Did you know more than 35% of adults and 17% of children and adolescents ages 2 – 19 in the United States are considered Obese (Bucci 32). Obesity is a huge growing problem in not just the United States but everywhere that needs to be controlled. The U.S is the fattest country in the world with Mexico as a close second. Fast Food and Technology are some of the main reasons you usually think of when you think of causes of Obesity, but did you ever think that Parents and Family members have a huge part in the cause of Obesity? Family Influence can cause obesity in children by not eating healthy.
Introduction: One hundred and forty-seven billion dollars. This is the estimated cost of obesity in the United States (CDC, 2013). Today, obesity is on trend to being one of the biggest public health challenges since tobacco (Perry & Creamer, 2013). In 2010 33.7% of US adults and 17% of children aged 2-19 were considered obese (CDC, 2013). While obesity is rising at an exponential rate, there is disconnect between how society views and defines obesity and the actual medical costs and future health risks the disease holds (ACSM, 2010).
Obese children are more likely to become obese adults and develop health problems. NHANES indicates an estimated 17 percent of children and adolescents’ ages 2-19 are obese. Children from the ages of two to five showed an increase in obesity from 5-10.4 percent between 1976-1980. In 2007-2008 there was a 6.5-19... ... middle of paper ... ...cents.” Indian Journal Of Medical Research (Nov 2010): 598 Gale, KS State Library. 24 Feb. 2011 Reinberg, Steven “Almost 10 Percent of U.S. Medical Costs Tied to Obesity” ABC News/Health 27 July 2010.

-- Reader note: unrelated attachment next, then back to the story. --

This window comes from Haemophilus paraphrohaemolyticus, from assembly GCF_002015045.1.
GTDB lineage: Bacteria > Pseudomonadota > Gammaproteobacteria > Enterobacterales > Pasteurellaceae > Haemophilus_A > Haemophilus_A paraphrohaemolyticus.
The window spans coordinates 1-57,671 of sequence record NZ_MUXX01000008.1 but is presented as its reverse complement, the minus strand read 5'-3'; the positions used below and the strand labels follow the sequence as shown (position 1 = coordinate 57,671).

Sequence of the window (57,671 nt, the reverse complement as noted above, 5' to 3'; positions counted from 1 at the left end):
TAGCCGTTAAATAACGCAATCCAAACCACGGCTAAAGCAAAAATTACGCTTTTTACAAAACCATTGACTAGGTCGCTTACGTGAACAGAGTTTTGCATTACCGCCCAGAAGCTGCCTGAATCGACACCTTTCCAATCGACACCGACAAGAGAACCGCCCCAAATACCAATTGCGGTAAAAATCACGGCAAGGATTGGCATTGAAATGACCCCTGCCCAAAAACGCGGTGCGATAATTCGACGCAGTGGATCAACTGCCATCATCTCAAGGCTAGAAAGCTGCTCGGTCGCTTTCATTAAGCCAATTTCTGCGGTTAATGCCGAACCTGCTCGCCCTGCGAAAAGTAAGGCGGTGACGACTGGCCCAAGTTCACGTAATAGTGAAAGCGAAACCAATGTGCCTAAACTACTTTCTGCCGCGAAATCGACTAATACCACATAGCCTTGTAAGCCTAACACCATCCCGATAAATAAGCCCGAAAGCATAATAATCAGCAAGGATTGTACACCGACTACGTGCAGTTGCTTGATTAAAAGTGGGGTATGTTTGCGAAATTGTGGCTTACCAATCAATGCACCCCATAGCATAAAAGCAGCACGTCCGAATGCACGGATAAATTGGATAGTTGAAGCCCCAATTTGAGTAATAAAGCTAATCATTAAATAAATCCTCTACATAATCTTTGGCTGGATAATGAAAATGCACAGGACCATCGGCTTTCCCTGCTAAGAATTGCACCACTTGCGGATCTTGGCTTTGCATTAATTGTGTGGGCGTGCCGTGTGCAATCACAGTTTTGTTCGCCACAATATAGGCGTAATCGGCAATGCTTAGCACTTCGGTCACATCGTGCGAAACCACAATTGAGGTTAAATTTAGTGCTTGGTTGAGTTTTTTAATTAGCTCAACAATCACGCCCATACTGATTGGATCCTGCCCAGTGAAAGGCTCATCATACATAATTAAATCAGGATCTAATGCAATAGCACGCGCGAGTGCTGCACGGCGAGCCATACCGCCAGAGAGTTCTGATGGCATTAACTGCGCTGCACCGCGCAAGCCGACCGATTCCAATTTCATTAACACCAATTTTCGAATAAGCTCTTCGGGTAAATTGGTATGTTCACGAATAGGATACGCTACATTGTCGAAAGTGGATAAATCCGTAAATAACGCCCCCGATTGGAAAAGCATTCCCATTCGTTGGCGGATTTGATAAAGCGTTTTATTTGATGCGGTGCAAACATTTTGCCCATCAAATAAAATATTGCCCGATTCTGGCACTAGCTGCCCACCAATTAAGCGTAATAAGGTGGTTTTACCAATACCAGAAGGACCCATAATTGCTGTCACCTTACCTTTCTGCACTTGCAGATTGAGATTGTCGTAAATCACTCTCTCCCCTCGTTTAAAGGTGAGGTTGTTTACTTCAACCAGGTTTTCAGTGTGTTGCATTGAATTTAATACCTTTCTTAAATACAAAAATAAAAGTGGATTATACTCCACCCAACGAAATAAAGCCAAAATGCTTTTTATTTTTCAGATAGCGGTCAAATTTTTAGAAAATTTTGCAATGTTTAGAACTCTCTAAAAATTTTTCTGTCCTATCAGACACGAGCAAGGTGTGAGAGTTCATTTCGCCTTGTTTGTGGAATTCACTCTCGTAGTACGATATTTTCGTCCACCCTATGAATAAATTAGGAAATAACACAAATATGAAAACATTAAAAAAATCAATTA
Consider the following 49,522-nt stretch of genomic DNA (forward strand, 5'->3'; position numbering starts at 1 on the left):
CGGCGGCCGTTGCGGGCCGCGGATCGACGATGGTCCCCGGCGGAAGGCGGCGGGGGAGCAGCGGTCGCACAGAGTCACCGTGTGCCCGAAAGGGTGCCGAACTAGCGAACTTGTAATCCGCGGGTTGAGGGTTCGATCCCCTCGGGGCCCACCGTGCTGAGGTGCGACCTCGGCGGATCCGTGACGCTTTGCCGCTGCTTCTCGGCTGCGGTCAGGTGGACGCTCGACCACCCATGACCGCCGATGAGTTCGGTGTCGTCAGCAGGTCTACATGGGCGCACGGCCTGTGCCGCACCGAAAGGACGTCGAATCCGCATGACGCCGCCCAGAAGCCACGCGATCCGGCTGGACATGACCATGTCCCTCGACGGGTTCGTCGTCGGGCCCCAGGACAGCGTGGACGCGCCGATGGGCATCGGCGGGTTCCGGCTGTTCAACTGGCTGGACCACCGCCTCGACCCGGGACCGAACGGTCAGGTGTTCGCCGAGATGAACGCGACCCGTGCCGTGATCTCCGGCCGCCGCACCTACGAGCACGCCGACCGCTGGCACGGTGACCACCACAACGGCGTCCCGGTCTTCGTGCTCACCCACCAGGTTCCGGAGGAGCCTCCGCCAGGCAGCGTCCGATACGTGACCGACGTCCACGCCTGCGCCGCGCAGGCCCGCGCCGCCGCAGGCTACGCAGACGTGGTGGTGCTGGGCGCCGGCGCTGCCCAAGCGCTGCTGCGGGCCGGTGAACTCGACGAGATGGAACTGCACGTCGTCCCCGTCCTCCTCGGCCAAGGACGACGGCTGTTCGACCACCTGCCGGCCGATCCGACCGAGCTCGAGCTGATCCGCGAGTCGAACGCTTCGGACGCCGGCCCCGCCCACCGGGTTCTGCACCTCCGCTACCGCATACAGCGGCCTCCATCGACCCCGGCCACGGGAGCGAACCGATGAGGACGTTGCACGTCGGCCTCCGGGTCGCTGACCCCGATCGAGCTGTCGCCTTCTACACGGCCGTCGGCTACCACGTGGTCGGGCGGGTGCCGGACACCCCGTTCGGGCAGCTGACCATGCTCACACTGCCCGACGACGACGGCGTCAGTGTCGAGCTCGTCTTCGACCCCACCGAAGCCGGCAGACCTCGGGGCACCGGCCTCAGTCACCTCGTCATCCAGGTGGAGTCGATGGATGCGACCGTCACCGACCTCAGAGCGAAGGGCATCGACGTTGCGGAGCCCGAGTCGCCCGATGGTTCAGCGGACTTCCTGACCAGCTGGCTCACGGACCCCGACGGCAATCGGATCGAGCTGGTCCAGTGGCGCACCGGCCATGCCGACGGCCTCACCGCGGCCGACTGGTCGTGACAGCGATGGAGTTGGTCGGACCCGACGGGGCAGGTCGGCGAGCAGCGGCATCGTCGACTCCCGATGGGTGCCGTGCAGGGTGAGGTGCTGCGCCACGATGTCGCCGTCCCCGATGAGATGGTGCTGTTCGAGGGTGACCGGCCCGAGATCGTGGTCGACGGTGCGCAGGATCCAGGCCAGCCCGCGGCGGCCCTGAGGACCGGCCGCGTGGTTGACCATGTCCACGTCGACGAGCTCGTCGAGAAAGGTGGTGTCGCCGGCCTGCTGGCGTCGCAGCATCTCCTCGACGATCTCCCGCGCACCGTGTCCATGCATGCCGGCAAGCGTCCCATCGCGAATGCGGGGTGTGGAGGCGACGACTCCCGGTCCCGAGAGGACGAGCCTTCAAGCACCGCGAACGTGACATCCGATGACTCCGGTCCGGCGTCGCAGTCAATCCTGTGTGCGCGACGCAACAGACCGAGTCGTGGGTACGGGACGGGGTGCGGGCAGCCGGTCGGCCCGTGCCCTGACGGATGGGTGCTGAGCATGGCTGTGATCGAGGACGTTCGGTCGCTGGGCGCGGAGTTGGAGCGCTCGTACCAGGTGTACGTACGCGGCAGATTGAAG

As of 2010, more than one third of all Americans were overweight and that number continues to climb at an alarming rate. In 2012 , there was an estimated twenty billion dollars in revenue for any and all diet books, diet drugs, and surgeries (1). Capitalism has a say so clearly, one aspect of the money is pushing the mentally weak toward fatty foods, the other form is racking in twenty billion on improper self discipline and fitness fads of those trying to be the opposite. Even with the increasing numbers of diets and obesity prevention programs, American obesity remains an instable issue. In our society obesity has become a primary link to heart diseases and other preventable lifestyle illnesses that can lead to early death.
Childhood and Adulthood Obesity Obesity In June of 2013, The American Medical Association (AMA) officially recognized obesity as a disease. According to the Centers for Disease Control (2014), one in three Americans are obese, from 1980 to 2008, obesity rates have doubled for adults and tripled for children, approximately 35.7% of U.S adults and 17% of U.S. children are obese. The purpose of this paper is to inform the reader of the increasing prevalence of obesity in the world; that childhood and adulthood obesity is a chronic condition that leads to many other long term health problems and there are many different ways it can be prevented. In recent years, childhood obesity has become a public health concern, both in the U.S. and worldwide. According to Hopkins, DeCristofaro, and Elliott (2011), Because of an increasing population of obese children, the World Health Organization (WHO) has even labeled this global epidemic as ‘globesity’.